This one I love for the colours and the intricate quilting. I absolutely adore the look of all those tiny stitches making these shapes. To me these look like traditional patterns and that’s what I really like. I’d love to learn how to do work like this.


Next up white on white work. I love this look, its so intricate yet simple, I think these three images were all from the same quilt, that diamond or checker-board shape really appeals to me, as does the shape at the bottom of the second picture that to me look like waves.  Then the interlocking hearts, you can’t go wrong with that can you? The tramline outlines are a nice touch and I think its quite hard to pull that off evenly.

SAM_2236 SAM_2237 SAM_2238

I’m not great with colour myself and sometimes riots of colour take away from the beauty of the stitches, its the stitches themselves I love and if your work is as good as this you can get away with white on white.

craft fair · crafting · Quilts · sewing

Festival of Quilts – Part 1

This year I went to the Festival of Quilts up at the NEC for the first time. I love hand sewing, I don’t manage to do much of it because I don’t have a lot of space at home and a lot of my spare time is taken up crocheting snoods.  The only reason I haven’t been to the Festival of Quilts before is because its quite a long way from my home in Hampshire and I thought it would cost a fortune to get there. It turned out to be cheap and easy on the train so that’s me signed up annually for a visit.

First off I have to say its the best craft Festival of the year in every respect, the venue is fantastic, the layout is HUGE but spacious so it’s nowhere near as jostly as the Knitting & Stitching Shows in London.  The stallholders are friendly and interested in talking to you and the other attendees are just lovely. Honestly I’ve never met such a happy and welcoming group of crafters as the quilters.  I want to join their gang.

I took loads of pictures, there was just so much to fall in love with, I only did one day but two would be better, I’m sure I missed most of the displays.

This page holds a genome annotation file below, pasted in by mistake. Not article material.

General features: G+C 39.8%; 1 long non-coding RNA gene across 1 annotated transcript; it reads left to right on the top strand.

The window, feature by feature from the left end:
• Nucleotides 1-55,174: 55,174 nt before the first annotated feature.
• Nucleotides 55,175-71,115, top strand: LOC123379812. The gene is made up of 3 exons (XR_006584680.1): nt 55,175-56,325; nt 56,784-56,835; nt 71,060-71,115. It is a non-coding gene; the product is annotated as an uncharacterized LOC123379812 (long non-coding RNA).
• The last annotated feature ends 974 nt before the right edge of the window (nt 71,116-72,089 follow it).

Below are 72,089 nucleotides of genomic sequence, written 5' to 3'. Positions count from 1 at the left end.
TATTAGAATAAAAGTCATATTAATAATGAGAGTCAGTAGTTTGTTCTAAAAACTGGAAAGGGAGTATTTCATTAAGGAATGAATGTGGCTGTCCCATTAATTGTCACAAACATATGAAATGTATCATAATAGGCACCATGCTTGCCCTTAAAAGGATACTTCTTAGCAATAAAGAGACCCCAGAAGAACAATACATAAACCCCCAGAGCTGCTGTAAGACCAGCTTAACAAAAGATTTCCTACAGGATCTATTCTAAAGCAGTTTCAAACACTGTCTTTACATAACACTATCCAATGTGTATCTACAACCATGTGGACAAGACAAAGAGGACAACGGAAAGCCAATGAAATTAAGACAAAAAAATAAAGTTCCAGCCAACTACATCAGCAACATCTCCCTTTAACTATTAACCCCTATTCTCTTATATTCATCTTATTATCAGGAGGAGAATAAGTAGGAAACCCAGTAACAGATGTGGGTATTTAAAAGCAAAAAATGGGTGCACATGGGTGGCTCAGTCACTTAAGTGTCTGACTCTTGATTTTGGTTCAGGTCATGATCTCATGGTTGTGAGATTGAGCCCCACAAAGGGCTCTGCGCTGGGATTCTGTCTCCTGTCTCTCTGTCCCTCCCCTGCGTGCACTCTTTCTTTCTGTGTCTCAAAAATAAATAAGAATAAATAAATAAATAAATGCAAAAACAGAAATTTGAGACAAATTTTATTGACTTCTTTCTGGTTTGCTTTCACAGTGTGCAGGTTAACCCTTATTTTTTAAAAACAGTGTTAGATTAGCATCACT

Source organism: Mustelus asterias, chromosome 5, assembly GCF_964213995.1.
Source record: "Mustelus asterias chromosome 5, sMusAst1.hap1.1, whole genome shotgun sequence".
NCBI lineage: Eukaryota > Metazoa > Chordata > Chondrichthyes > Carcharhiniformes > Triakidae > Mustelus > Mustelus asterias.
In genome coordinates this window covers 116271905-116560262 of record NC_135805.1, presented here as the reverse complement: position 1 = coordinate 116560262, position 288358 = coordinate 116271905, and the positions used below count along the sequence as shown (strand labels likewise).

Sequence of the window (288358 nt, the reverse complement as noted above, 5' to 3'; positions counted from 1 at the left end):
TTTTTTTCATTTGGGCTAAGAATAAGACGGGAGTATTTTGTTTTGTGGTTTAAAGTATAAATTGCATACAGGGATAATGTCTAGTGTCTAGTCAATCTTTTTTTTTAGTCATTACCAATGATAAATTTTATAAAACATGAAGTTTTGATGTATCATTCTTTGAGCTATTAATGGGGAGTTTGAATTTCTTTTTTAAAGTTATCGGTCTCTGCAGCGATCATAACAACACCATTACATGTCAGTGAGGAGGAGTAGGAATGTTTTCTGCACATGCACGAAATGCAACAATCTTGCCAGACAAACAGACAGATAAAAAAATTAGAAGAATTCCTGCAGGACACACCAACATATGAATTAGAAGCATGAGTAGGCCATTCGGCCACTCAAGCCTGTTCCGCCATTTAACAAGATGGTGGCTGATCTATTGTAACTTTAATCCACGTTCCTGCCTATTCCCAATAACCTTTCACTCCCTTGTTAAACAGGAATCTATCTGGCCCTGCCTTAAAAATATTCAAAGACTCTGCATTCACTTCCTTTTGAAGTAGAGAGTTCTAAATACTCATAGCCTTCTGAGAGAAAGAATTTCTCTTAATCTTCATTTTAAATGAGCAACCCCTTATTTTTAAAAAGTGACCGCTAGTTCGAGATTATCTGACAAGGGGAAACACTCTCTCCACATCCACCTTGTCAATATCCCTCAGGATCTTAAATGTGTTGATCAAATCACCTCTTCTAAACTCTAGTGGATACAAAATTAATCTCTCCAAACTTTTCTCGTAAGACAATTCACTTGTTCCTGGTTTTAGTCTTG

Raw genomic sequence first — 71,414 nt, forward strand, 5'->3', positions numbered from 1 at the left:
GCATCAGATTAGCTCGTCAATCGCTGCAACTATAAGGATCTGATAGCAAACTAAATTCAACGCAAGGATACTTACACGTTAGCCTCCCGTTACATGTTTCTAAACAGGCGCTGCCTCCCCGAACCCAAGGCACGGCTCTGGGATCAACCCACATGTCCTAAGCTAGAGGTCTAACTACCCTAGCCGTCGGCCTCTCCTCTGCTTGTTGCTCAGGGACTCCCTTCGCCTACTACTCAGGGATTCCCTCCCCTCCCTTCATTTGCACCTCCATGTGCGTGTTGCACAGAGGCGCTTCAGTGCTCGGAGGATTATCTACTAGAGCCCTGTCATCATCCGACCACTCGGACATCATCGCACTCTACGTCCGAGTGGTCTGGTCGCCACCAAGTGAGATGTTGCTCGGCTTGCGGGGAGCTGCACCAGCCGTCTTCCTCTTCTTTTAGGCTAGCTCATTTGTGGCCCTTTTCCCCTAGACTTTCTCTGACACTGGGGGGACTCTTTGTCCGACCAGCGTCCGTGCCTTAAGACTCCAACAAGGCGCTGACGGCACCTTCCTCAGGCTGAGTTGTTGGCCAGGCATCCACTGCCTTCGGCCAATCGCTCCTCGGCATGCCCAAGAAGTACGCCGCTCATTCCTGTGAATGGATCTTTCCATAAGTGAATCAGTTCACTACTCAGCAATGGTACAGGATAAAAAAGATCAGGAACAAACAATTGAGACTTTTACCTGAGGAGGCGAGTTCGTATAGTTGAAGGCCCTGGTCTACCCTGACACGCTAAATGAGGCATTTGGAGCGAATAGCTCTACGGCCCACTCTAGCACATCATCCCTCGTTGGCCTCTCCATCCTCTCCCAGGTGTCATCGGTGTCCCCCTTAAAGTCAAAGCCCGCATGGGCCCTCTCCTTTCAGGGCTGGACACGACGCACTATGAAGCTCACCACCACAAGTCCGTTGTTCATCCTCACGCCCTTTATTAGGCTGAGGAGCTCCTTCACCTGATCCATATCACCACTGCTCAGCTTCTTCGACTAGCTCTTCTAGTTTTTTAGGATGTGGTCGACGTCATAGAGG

This is the first thing I loved. A gorgeous hand quilted kimono style jacket.

SAM_2232 SAM_2233 SAM_2234I love this style of jacket, this just makes me want to embellish my own clothes. What I love most about the quilt designs is its mainly based on a simple, perfect running stitch. The simplicity of running stitch does nothing but enhance a design without looking show-offy like silk shading can.  Running stitch also reminds me of the basting stitches you use in tailoring which are themselves beautiful. Have a closer look a the wave pattern, it’s just perfect.

craft fair · crafting · Knitting · reviews · Workshops

Workshops – Design your Own Fair Isle. Spring Knitting & Stitching Show, Olympia

When I saw that this workshop still had places available on Thursday I signed up straight away – this is how it was advertised:

“This workshop will give you the opportunity to design several pieces of Fair Isle knitting…” “…learn how to use grids to design [your] own patterns…” “…learn how to change colours and how colour choice determines the finished outcome.”

I imagined we’d be given yarn, needles, graph paper, a pencil, eraser and examples of traditional fair isle motifs and their meanings if relevant.  What we actually got was some graph paper, 4mm needles to borrow and some 4 ply yarn. No option to choose colours.  The only practical advice we were given was to only carry your alternate yarn choice for 3sts before twisting.

Because the needles she lent me were much too big for the yarn my attempt was pretty awful, I binned it as soon as I got it home.  My design wasn’t up to much either.  One of the other people produced the most gorgeous swatch but I think she must have used her own needles?

It was pretty useless as a workshop but nice to sit down for an hour in the middle of the Knitting & Stitching Show.

Next time I try fair isle I’ll use a Susan Crawford pattern.

craft fair · crafting · Etsy · Knitting · Workshops

Unravel – photography workshop booked!